Whitney Tilson’s email to investors discussing to avoid over-hyped, revenue-less dogs; how making a lot of money increases the odds of divorce.
Avoid Over-Hyped, Revenue-Less Dogs
In Thursday's e-mail, I told my readers to "avoid over-hyped, revenue-less dogs like Nikola (NASDAQ:NKLA), Workhorse (NASDAQ:WKHS), and Lordstown Motors (NASDAQ:RIDE)..."
Sure enough, after the close yesterday, Lordstown reported disappointing first-quarter earnings, and the stock is down big today.
Activist short seller Nate Anderson of Hindenburg Research – who published a bearish report on the company (The Lordstown Motors Mirage: Fake Orders, Undisclosed Production Hurdles, And A Prototype Inferno) on March 12, when the stock was double today's levels – tweeted his take on the earnings report:
The Gates' divorce reminds me of this excerpt from my new book, which you can order here:
How Making a Lot of Money Increases the Odds of Divorce
Most people think that making a lot of money strengthens a marriage. Up to a certain point, that's true, as financial pressures can strain a marriage.
But, counterintuitively, I've seen seven ways of how making a significant amount of money can actually increase the odds of divorce:
- Divorce is crazy expensive, so having a lot of money removes this barrier.
There is both the short-term cost of lawyers and the long-term higher expenses due to two homes, less favorable tax treatment, etc. I know one guy whose wife suddenly inherited a huge amount of money – and told him that very night that she wanted a divorce. My wife and I joke (at least I hope she's joking!) that, even if we wanted to, we couldn't afford to get divorced. Even though it's not technically true, I'm glad she thinks it is!
- Odds of infidelity go up.
Making a lot of money generally requires working long hours and, often, a lot of travel, which can put a huge strain on a marriage and increase opportunities for infidelity (both for the person traveling and for the one at home). Also, rich people are more likely to attract those interested in having an affair. Lastly, wealth equals power, which some people exploit for sexual advantage.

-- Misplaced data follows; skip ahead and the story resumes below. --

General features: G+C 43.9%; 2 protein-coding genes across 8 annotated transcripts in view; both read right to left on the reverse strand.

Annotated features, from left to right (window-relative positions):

- When a couple is scraping and hustling to make ends meet, it's a bonding experience.
When you're both young and working to support yourselves (and, eventually, a family), it can be stressful but also joyful and unifying. You're both in the same boat, leading similar, parallel lives.
- It can change the power dynamic in the marriage.
When both of you are earning roughly the same amount, there's symmetry and equality. If that shifts, it can lead the high-earner – even if subconsciously – to feel a sense of superiority, lose respect for the spouse, and/or expect him or her to do more of the housework/childcare – in short, a recipe for marital strife.
- If one person makes enough money that their spouse can stop working, it can eventually lead to deep unhappiness for the nonworking spouse.
I'll acknowledge up front that this is a high-class problem that pretty much only affects one-percenters – but that's my world. See my friends' comments on this below.
- Deciding how to spend (or not spend) the newfound wealth can lead to conflict.
One friend told me that when he hit it big, he couldn't wait to spend his fortune and enjoy the luxuries of life. For example, he wanted to live in a big brownstone in New York City and have a mansion in the Hamptons.
But his wife was super frugal, uncomfortable with their new wealth, and even more uncomfortable displaying it. He ignored her wishes and went ahead with his purchases, which he believes was a major contributor to their divorce a few years later.
- Becoming very rich can change people for the worse: they can become arrogant and self-absorbed and look down on others.
Just open the newspaper to see examples of rich, narcissistic jerks everywhere, like Tesla (NASDAQ:TSLA) CEO Elon Musk or Uber (NYSE:UBER) co-founder Travis Kalanick. But were they always this way, or did making a ton of money cause them to become so? My observation of dozens of extremely wealthy people is that it's 25% causation and 75% inflammation.
Regarding the former, if you make a lot of money, people start to suck up to you... And it's easy to come to believe that you're smarter, taller, funnier, better-looking, and more charming than you really are, which can lead to all sorts of bad behavior.
Regarding the latter, making a lot of money doesn't so much change people as inflame their preexisting tendencies. If they were a jerk when they had no money, they're likely to be an even bigger jerk after they make a lot of money.
But, conversely, some people improve. Becoming financially secure reduces their stress level, and they have the ability to help others, which can bring them joy.
I'm quite certain that I'm a much better human being now than I was 30 years ago in my twenties when I had almost no savings and plenty of student loans. I'm biased, of course, but I think I'm wiser, more self-aware, kinder, more philanthropic, a better listener, and more humble (though there's still a lot of room for improvement in every one of these areas!).
How much of this is due to becoming financially secure? Maybe a little, though I think most of it is having a learning curve that slopes upward (however slightly), the positive effect Susan has had on me, and the knowledge I've absorbed from Buffett and [Charlie] Munger.